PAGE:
McWILLIAMS, SEARGEANT SET TO FIGHT FOR NO. 1 RANKING IN AFB

BY KEITH RYAN CARTWRIGHT

This coming weekend, Alex McWilliams and Tristan Seargeant will be more than 2,100 miles apart. McWilliams will be in Nashville, while Seargeant is in Eureka, Montana.

Both will be fighting bulls at a pair of AFB events.

Perhaps, more importantly, the two freestyle bullfighters are separated by only 85 points in the world standings for Shorty Gorham’s American Freestyle Bullfighting.

“I feel pretty good,” said Seargeant, when asked how it feels to be within an event win of becoming the No. 1 ranked bullfighter in the world.

But the cowboy from Mineral Wells, Texas, tempered his reaction.

“There’s still a lot of game to be played,” he added.

McWilliams will compete against Chance Pruitt and Dekevis Jordan in Nashville, as part of the elite televised PBR event, while Seargeant will be in the Eureka draw along with Tyler Norton and Trent King.

Chance Pruitt at AFB Uvalde. Photo by Shelby Lynn Photography

McWilliams, who has been atop the standings for much of the season, enters the Nashville event with 1,075 points. Seargeant is second with 990 points.

Dylan Idleman, Sage Seay and defending World Champion Cade Gibson round out the Top 5 with Maxime Turgeon, Richard Wayne Ratley, Andres Gonzalez, JF Roch and Knox Dunn slotted in the next five positions of the Top 10.

“It really all just comes down to how we perform,” Seargeant said. “It’s a mind game as much as it is a physical game. If you’re not in your right mind when you step in the arena, things can go downhill in a hurry.”

That is precisely why Seargeant said it’s unhealthy to get caught up in the standings.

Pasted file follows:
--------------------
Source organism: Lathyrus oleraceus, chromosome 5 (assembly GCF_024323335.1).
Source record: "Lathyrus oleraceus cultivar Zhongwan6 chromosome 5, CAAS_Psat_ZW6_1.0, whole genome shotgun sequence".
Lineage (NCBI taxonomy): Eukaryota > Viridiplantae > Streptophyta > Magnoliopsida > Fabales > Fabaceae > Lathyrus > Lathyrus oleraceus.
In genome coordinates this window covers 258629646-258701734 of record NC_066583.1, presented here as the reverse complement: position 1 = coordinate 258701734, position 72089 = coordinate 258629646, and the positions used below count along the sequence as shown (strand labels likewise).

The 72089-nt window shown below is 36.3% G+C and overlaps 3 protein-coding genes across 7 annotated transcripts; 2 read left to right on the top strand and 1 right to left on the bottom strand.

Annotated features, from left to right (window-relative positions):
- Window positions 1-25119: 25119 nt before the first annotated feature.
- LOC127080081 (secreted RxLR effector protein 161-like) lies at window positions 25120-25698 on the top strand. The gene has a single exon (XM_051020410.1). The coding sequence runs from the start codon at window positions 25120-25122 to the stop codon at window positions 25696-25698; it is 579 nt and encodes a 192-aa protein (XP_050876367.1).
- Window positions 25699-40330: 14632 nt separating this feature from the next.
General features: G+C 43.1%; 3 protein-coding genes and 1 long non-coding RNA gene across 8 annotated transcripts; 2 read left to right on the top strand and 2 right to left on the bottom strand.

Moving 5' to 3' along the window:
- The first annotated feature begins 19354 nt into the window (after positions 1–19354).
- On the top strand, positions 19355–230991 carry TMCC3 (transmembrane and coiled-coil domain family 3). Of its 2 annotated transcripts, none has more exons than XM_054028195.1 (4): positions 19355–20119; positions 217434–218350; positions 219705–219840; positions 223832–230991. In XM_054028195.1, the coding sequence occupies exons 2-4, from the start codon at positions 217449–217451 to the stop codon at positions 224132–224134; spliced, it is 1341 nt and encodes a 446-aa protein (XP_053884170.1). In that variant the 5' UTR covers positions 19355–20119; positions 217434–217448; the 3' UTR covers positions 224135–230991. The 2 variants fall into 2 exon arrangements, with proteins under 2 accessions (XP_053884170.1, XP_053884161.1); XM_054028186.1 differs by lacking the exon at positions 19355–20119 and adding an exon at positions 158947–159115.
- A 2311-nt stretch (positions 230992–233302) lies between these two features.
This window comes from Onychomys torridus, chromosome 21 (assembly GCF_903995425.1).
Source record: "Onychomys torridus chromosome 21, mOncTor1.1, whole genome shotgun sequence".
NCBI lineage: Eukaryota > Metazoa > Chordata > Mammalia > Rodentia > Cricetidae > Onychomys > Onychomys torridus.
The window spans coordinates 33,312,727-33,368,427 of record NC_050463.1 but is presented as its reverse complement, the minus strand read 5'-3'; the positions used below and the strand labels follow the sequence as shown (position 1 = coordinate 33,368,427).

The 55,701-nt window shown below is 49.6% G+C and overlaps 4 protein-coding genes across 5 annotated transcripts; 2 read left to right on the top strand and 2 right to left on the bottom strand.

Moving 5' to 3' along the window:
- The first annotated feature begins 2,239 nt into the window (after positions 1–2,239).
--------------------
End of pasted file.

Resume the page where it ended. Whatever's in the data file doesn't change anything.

“I promise you, when I’m standing in the middle of the arena, I’m not worried about if I’m chasing Alex McWilliams in the world standings,” Seargeant said. “I’m worried about the bull that’s coming out of the chute and how I’m going to handle him.

“That’s the mental part.”

Unlike other athletes, freestyle bullfighters have to be mental prepared every single time they step into the arena to compartmentalize the fact they are competing in the most dangers dance on dirt.

It is not a matter if they are going to get hooked.

It is a matter of when and how bad.

“It’s going to happen,” Seargeant said, “so you must do your best to drown out the realization that this game is a tough day. You’re fighting for your life as much as you are fighting for your job. It is the way you live. I mean, this is how we all make a living.”

Seargeant recently won the first of a two-night AFB event in Ogden, Utah, but did not escape without suffering a concussion.

McWilliams turned out of an AFB event in Perryton, Texas, two days after winning an event in Nebraska because of lingering issues after being hooked back in May at an AFB event Albuquerque, New Mexico.

The freestyle game requires physical and mental toughness.

And, yes, at times, it can be uncompromising and brutal.

That’s why there’s a bond between freestyle (and cowboy protection) bullfighters.

“Not only are these guys my competitors,” Seargeant said, “they’re my friends and we’re going to go out and have a beer regardless of who wins.”

That said, he concluded, “I am chasing a world title, but I’m going to take it one bull at a time. I’m dedicated to what I’m doing. I love what I do. I love my sponsors—you get me up and down the road. I’ve gotten to do some cool things in a short amount of time and, you know, the road goes on forever and the party never ends.”